A new research paper suggests the  pretreatment screening for MECOM gene overexpression in newly diagnosed AML patients for better risk stratification and thus treatment adjustment which will improve the survival rates.

“Despite advances in the treatment of AML, relapse remains a major problem. While some children can be risk-stratified based on cytogenetic or molecular findings, a  percentage of children for whom these markers are not detected are thus categorized into the intermediate risk (IR) group. One of the main goals of this study was to identify a subgroup of patients within the IR group with an increased risk of relapse and poor outcomes, thus setting the stage for different approaches to upfront therapy for this group ” shares, Dr. Mariam El-Sherif, the main author of the paper and pediatric oncology consultant at CCHE57357.
The study aimed to estimate the prevalence of MECOM gene overexpression in pediatric patients with AML at a single large pediatric oncology center and to assess the prognostic impact of MECOM gene overexpression on survival and disease outcome.
The results of the research project showed that out of 243 AML patients  treated at CCHE57357, 57(23.5%) had MECOM overexpression and were  significantly associated with  lower overall survival (OS) (38.7 vs. 78.9%),event-free survival (EFS) (37.3% vs. 68.4%) and higher incidence of relapse (49.5% vs. 23.5%) at 36 months when compared with patients without MECOM overexpression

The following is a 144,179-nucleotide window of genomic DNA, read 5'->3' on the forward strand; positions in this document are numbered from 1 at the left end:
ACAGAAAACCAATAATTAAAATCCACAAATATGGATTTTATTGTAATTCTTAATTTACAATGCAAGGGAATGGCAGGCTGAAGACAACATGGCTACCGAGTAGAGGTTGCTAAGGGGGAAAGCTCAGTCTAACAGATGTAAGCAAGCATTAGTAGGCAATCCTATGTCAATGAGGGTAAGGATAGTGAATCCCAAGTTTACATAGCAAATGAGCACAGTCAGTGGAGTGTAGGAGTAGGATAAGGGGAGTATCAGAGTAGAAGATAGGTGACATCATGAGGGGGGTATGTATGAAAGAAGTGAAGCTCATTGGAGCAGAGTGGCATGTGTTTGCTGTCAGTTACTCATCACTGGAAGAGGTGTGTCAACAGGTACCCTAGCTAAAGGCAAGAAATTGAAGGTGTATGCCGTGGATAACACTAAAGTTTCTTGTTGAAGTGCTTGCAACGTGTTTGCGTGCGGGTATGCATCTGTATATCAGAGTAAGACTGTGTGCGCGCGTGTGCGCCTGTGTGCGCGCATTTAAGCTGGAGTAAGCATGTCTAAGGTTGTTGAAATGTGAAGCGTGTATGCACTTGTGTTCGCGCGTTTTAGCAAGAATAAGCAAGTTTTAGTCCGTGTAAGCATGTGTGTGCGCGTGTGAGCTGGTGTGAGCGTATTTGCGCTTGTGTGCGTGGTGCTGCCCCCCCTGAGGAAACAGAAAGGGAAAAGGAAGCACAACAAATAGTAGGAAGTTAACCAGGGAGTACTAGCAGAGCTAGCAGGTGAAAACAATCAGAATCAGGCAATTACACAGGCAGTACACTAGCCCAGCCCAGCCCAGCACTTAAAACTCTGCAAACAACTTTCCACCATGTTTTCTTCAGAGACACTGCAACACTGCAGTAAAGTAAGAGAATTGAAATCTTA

The paper suggests that MECOM overexpression is an adverse prognostic marker in pediatric patients with AML and can identify patients in the IR group that need  a major treatment including allogeneic transplant in the first complete remission regardless of their response to chemotherapy and thus improve the survival rates up to 70%..
It’s worthy to mention that the paper was published in January 2022 in Acta Oncologica under the supervision of an eminent group of pediatric oncology experts at the hospital including: Dr. Alaa El Hadad (head of the pediatric oncology department at CCHE57357 and head of BMT unit)

Dr. Hanfay Hafez (Professor of Pediatric Hem/Oncology & Stem cell transplantation, CCHE57357 and National Cancer Institute)

Dr. Mahmoud Hammad (Assistant Professor of Pediatric Hem/Oncology & Stem cell transplantation, CCHE57357 and National Cancer Institute)

Dr.Dina Yassin (Professor of Clinical pathology, CCHE57357 and National Cancer Institute)